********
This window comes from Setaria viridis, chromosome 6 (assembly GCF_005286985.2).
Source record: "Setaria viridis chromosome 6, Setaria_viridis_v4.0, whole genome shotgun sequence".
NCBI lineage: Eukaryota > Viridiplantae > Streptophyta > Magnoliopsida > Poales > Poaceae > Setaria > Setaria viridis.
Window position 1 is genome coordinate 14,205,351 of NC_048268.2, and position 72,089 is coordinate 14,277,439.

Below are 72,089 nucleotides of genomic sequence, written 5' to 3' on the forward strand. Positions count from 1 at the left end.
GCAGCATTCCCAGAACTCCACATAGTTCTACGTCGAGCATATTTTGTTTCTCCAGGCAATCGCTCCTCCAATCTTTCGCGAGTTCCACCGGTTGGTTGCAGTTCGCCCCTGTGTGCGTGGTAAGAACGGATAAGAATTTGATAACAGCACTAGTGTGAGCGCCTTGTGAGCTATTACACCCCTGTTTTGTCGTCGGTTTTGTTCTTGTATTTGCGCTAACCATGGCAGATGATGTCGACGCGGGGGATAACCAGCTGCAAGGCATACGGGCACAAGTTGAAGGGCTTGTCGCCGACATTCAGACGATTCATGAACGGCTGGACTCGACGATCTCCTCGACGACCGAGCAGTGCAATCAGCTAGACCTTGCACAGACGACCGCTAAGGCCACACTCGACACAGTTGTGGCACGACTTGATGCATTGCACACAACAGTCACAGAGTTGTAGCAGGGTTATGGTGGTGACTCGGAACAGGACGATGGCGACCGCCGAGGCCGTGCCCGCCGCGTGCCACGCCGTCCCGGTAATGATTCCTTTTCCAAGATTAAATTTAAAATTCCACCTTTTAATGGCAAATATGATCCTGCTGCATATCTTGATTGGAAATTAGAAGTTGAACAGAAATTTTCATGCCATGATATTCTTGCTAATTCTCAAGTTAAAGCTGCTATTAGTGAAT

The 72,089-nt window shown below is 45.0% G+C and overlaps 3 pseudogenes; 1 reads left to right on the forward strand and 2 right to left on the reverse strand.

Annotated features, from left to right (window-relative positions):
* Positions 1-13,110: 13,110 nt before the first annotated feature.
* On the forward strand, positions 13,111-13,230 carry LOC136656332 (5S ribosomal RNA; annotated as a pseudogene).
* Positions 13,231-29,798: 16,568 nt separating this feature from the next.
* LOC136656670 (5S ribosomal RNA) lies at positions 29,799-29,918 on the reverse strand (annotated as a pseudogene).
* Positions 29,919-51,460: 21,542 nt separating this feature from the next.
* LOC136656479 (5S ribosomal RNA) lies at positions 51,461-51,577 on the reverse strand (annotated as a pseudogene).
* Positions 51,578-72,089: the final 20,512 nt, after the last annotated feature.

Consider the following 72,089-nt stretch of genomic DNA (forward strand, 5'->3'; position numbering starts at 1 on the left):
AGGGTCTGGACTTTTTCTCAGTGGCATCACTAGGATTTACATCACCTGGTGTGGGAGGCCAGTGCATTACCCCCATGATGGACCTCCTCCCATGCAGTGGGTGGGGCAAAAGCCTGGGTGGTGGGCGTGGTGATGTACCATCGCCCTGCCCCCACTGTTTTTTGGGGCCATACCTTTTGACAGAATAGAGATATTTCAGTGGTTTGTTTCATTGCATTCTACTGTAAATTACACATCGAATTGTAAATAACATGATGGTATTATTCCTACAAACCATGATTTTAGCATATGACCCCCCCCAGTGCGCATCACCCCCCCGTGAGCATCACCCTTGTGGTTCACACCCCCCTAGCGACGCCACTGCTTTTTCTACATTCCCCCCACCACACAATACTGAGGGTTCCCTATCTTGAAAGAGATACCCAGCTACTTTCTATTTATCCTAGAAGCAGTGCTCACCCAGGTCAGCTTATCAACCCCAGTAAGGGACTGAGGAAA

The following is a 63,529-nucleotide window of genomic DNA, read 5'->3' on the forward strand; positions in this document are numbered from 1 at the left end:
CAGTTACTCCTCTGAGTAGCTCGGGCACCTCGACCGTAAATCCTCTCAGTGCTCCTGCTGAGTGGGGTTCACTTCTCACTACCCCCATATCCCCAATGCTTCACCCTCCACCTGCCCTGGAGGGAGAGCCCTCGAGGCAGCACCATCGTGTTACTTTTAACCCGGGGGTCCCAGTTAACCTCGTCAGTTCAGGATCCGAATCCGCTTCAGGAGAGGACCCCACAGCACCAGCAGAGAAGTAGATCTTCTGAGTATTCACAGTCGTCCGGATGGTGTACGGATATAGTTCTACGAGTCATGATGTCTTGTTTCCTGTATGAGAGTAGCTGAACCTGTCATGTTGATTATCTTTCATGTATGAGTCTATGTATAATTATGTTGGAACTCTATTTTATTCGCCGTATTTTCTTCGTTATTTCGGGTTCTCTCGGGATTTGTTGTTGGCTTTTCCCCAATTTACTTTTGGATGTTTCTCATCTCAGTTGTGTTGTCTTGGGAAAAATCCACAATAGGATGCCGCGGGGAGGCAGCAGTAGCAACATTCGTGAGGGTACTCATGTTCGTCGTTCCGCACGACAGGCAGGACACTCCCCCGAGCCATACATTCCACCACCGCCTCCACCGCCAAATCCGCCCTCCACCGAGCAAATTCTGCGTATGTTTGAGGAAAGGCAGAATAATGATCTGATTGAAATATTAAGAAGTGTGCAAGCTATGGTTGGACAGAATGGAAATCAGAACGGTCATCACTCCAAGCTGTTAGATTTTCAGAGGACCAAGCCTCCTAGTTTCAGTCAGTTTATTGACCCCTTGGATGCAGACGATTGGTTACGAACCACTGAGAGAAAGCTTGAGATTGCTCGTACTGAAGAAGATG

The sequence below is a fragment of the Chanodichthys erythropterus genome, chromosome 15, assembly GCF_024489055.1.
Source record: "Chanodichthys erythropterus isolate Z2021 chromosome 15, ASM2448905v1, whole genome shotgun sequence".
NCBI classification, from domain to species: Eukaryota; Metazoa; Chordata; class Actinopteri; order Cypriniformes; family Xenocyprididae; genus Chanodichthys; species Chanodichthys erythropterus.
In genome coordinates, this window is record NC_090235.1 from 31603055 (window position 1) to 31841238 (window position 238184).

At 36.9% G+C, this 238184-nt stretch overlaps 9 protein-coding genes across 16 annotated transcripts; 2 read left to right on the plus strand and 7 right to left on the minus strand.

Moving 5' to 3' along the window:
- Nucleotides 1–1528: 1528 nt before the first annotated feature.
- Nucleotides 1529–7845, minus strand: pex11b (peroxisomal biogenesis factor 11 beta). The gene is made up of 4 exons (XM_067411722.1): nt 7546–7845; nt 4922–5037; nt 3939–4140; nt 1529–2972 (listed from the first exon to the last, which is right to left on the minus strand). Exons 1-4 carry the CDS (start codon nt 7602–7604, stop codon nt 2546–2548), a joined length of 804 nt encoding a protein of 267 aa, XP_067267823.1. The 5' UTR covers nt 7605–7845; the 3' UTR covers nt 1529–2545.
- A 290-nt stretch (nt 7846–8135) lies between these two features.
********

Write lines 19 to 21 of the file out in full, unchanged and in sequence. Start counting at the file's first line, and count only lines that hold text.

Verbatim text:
CAGTTACTCCTCTGAGTAGCTCGGGCACCTCGACCGTAAATCCTCTCAGTGCTCCTGCTGAGTGGGGTTCACTTCTCACTACCCCCATATCCCCAATGCTTCACCCTCCACCTGCCCTGGAGGGAGAGCCCTCGAGGCAGCACCATCGTGTTACTTTTAACCCGGGGGTCCCAGTTAACCTCGTCAGTTCAGGATCCGAATCCGCTTCAGGAGAGGACCCCACAGCACCAGCAGAGAAGTAGATCTTCTGAGTATTCACAGTCGTCCGGATGGTGTACGGATATAGTTCTACGAGTCATGATGTCTTGTTTCCTGTATGAGAGTAGCTGAACCTGTCATGTTGATTATCTTTCATGTATGAGTCTATGTATAATTATGTTGGAACTCTATTTTATTCGCCGTATTTTCTTCGTTATTTCGGGTTCTCTCGGGATTTGTTGTTGGCTTTTCCCCAATTTACTTTTGGATGTTTCTCATCTCAGTTGTGTTGTCTTGGGAAAAATCCACAATAGGATGCCGCGGGGAGGCAGCAGTAGCAACATTCGTGAGGGTACTCATGTTCGTCGTTCCGCACGACAGGCAGGACACTCCCCCGAGCCATACATTCCACCACCGCCTCCACCGCCAAATCCGCCCTCCACCGAGCAAATTCTGCGTATGTTTGAGGAAAGGCAGAATAATGATCTGATTGAAATATTAAGAAGTGTGCAAGCTATGGTTGGACAGAATGGAAATCAGAACGGTCATCACTCCAAGCTGTTAGATTTTCAGAGGACCAAGCCTCCTAGTTTCAGTCAGTTTATTGACCCCTTGGATGCAGACGATTGGTTACGAACCACTGAGAGAAAGCTTGAGATTGCTCGTACTGAAGAAGATG

The sequence below is a fragment of the Chanodichthys erythropterus genome, chromosome 15, assembly GCF_024489055.1.
Source record: "Chanodichthys erythropterus isolate Z2021 chromosome 15, ASM2448905v1, whole genome shotgun sequence".